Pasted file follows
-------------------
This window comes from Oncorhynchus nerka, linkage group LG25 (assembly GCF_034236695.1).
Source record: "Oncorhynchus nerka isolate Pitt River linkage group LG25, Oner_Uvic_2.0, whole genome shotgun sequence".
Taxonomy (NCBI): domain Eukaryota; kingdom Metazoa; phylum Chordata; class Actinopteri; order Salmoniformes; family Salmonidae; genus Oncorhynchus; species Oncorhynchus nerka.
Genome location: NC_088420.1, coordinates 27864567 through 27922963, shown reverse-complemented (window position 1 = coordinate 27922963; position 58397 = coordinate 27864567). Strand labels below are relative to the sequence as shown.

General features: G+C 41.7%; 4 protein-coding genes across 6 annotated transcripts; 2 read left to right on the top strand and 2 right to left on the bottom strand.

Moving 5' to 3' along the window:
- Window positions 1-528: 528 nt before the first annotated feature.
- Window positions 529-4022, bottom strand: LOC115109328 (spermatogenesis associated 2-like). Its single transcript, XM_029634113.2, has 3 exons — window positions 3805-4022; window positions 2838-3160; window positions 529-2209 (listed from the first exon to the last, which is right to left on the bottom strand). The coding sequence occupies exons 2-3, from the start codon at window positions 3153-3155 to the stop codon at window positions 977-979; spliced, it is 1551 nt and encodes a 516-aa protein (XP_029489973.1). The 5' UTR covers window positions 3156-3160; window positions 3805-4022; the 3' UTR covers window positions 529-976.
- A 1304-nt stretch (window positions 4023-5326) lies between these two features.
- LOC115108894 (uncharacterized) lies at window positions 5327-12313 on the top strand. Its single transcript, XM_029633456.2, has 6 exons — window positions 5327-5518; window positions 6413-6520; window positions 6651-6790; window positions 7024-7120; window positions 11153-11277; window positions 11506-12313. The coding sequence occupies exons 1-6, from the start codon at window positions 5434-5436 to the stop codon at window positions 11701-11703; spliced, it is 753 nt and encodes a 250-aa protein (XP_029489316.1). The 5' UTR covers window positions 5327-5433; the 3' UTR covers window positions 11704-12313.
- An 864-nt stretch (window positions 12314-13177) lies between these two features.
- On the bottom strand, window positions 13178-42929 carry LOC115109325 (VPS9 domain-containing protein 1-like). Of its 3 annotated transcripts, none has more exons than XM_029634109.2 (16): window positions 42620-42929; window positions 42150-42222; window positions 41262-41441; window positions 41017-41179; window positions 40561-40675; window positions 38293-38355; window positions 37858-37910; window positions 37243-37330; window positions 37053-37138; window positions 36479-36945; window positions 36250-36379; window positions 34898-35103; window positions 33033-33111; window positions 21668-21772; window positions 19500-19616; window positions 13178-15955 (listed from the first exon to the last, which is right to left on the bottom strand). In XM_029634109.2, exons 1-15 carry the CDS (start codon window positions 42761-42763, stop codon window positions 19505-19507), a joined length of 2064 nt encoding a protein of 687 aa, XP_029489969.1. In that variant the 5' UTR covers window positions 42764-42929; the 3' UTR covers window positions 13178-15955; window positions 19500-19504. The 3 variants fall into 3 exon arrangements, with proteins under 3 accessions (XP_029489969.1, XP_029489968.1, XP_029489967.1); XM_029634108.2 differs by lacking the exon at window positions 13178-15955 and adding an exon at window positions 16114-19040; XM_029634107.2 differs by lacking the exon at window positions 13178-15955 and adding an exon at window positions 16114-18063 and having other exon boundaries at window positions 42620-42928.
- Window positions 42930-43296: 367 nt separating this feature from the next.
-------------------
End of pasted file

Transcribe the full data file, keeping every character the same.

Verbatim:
This window comes from Oncorhynchus nerka, linkage group LG25 (assembly GCF_034236695.1).
Source record: "Oncorhynchus nerka isolate Pitt River linkage group LG25, Oner_Uvic_2.0, whole genome shotgun sequence".
Taxonomy (NCBI): domain Eukaryota; kingdom Metazoa; phylum Chordata; class Actinopteri; order Salmoniformes; family Salmonidae; genus Oncorhynchus; species Oncorhynchus nerka.
Genome location: NC_088420.1, coordinates 27864567 through 27922963, shown reverse-complemented (window position 1 = coordinate 27922963; position 58397 = coordinate 27864567). Strand labels below are relative to the sequence as shown.

General features: G+C 41.7%; 4 protein-coding genes across 6 annotated transcripts; 2 read left to right on the top strand and 2 right to left on the bottom strand.

Moving 5' to 3' along the window:
- Window positions 1-528: 528 nt before the first annotated feature.
- Window positions 529-4022, bottom strand: LOC115109328 (spermatogenesis associated 2-like). Its single transcript, XM_029634113.2, has 3 exons — window positions 3805-4022; window positions 2838-3160; window positions 529-2209 (listed from the first exon to the last, which is right to left on the bottom strand). The coding sequence occupies exons 2-3, from the start codon at window positions 3153-3155 to the stop codon at window positions 977-979; spliced, it is 1551 nt and encodes a 516-aa protein (XP_029489973.1). The 5' UTR covers window positions 3156-3160; window positions 3805-4022; the 3' UTR covers window positions 529-976.
- A 1304-nt stretch (window positions 4023-5326) lies between these two features.
- LOC115108894 (uncharacterized) lies at window positions 5327-12313 on the top strand. Its single transcript, XM_029633456.2, has 6 exons — window positions 5327-5518; window positions 6413-6520; window positions 6651-6790; window positions 7024-7120; window positions 11153-11277; window positions 11506-12313. The coding sequence occupies exons 1-6, from the start codon at window positions 5434-5436 to the stop codon at window positions 11701-11703; spliced, it is 753 nt and encodes a 250-aa protein (XP_029489316.1). The 5' UTR covers window positions 5327-5433; the 3' UTR covers window positions 11704-12313.
- An 864-nt stretch (window positions 12314-13177) lies between these two features.
- On the bottom strand, window positions 13178-42929 carry LOC115109325 (VPS9 domain-containing protein 1-like). Of its 3 annotated transcripts, none has more exons than XM_029634109.2 (16): window positions 42620-42929; window positions 42150-42222; window positions 41262-41441; window positions 41017-41179; window positions 40561-40675; window positions 38293-38355; window positions 37858-37910; window positions 37243-37330; window positions 37053-37138; window positions 36479-36945; window positions 36250-36379; window positions 34898-35103; window positions 33033-33111; window positions 21668-21772; window positions 19500-19616; window positions 13178-15955 (listed from the first exon to the last, which is right to left on the bottom strand). In XM_029634109.2, exons 1-15 carry the CDS (start codon window positions 42761-42763, stop codon window positions 19505-19507), a joined length of 2064 nt encoding a protein of 687 aa, XP_029489969.1. In that variant the 5' UTR covers window positions 42764-42929; the 3' UTR covers window positions 13178-15955; window positions 19500-19504. The 3 variants fall into 3 exon arrangements, with proteins under 3 accessions (XP_029489969.1, XP_029489968.1, XP_029489967.1); XM_029634108.2 differs by lacking the exon at window positions 13178-15955 and adding an exon at window positions 16114-19040; XM_029634107.2 differs by lacking the exon at window positions 13178-15955 and adding an exon at window positions 16114-18063 and having other exon boundaries at window positions 42620-42928.
- Window positions 42930-43296: 367 nt separating this feature from the next.